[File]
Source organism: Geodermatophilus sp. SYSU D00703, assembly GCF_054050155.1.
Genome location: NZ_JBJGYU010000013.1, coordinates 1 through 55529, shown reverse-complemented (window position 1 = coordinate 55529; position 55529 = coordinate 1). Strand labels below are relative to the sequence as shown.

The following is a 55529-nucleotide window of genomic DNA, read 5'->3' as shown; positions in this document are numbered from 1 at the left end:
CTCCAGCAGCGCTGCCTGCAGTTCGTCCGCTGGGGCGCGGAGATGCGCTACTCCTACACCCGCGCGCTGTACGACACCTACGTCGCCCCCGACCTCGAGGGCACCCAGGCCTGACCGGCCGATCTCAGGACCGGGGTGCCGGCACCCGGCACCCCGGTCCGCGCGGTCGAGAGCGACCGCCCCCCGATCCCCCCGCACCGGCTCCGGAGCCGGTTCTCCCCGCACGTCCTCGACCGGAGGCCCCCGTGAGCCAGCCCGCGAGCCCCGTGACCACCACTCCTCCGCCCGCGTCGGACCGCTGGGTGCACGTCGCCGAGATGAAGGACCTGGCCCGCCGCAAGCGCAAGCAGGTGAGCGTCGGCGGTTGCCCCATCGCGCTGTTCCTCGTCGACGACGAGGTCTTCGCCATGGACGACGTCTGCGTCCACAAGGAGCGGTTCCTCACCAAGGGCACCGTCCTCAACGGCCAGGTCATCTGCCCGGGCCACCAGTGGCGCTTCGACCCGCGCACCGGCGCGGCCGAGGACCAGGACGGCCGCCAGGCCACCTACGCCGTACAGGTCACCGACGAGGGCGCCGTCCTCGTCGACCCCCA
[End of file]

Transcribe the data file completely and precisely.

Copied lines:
Source organism: Geodermatophilus sp. SYSU D00703, assembly GCF_054050155.1.
Genome location: NZ_JBJGYU010000013.1, coordinates 1 through 55529, shown reverse-complemented (window position 1 = coordinate 55529; position 55529 = coordinate 1). Strand labels below are relative to the sequence as shown.

The following is a 55529-nucleotide window of genomic DNA, read 5'->3' as shown; positions in this document are numbered from 1 at the left end:
CTCCAGCAGCGCTGCCTGCAGTTCGTCCGCTGGGGCGCGGAGATGCGCTACTCCTACACCCGCGCGCTGTACGACACCTACGTCGCCCCCGACCTCGAGGGCACCCAGGCCTGACCGGCCGATCTCAGGACCGGGGTGCCGGCACCCGGCACCCCGGTCCGCGCGGTCGAGAGCGACCGCCCCCCGATCCCCCCGCACCGGCTCCGGAGCCGGTTCTCCCCGCACGTCCTCGACCGGAGGCCCCCGTGAGCCAGCCCGCGAGCCCCGTGACCACCACTCCTCCGCCCGCGTCGGACCGCTGGGTGCACGTCGCCGAGATGAAGGACCTGGCCCGCCGCAAGCGCAAGCAGGTGAGCGTCGGCGGTTGCCCCATCGCGCTGTTCCTCGTCGACGACGAGGTCTTCGCCATGGACGACGTCTGCGTCCACAAGGAGCGGTTCCTCACCAAGGGCACCGTCCTCAACGGCCAGGTCATCTGCCCGGGCCACCAGTGGCGCTTCGACCCGCGCACCGGCGCGGCCGAGGACCAGGACGGCCGCCAGGCCACCTACGCCGTACAGGTCACCGACGAGGGCGCCGTCCTCGTCGACCCCCA